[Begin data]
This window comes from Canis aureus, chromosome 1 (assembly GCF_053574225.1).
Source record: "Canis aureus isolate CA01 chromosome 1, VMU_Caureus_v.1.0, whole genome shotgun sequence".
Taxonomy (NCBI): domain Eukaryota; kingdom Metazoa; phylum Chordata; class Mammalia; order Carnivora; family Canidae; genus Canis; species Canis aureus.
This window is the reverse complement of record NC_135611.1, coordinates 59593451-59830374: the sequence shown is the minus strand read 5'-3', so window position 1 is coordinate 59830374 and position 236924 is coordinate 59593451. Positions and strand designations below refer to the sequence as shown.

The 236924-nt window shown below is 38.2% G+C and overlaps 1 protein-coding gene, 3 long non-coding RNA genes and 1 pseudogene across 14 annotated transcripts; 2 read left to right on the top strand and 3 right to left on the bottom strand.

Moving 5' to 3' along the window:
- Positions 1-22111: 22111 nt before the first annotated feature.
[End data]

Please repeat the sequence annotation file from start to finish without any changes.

This window comes from Canis aureus, chromosome 1 (assembly GCF_053574225.1).
Source record: "Canis aureus isolate CA01 chromosome 1, VMU_Caureus_v.1.0, whole genome shotgun sequence".
Taxonomy (NCBI): domain Eukaryota; kingdom Metazoa; phylum Chordata; class Mammalia; order Carnivora; family Canidae; genus Canis; species Canis aureus.
This window is the reverse complement of record NC_135611.1, coordinates 59593451-59830374: the sequence shown is the minus strand read 5'-3', so window position 1 is coordinate 59830374 and position 236924 is coordinate 59593451. Positions and strand designations below refer to the sequence as shown.

The 236924-nt window shown below is 38.2% G+C and overlaps 1 protein-coding gene, 3 long non-coding RNA genes and 1 pseudogene across 14 annotated transcripts; 2 read left to right on the top strand and 3 right to left on the bottom strand.

Moving 5' to 3' along the window:
- Positions 1-22111: 22111 nt before the first annotated feature.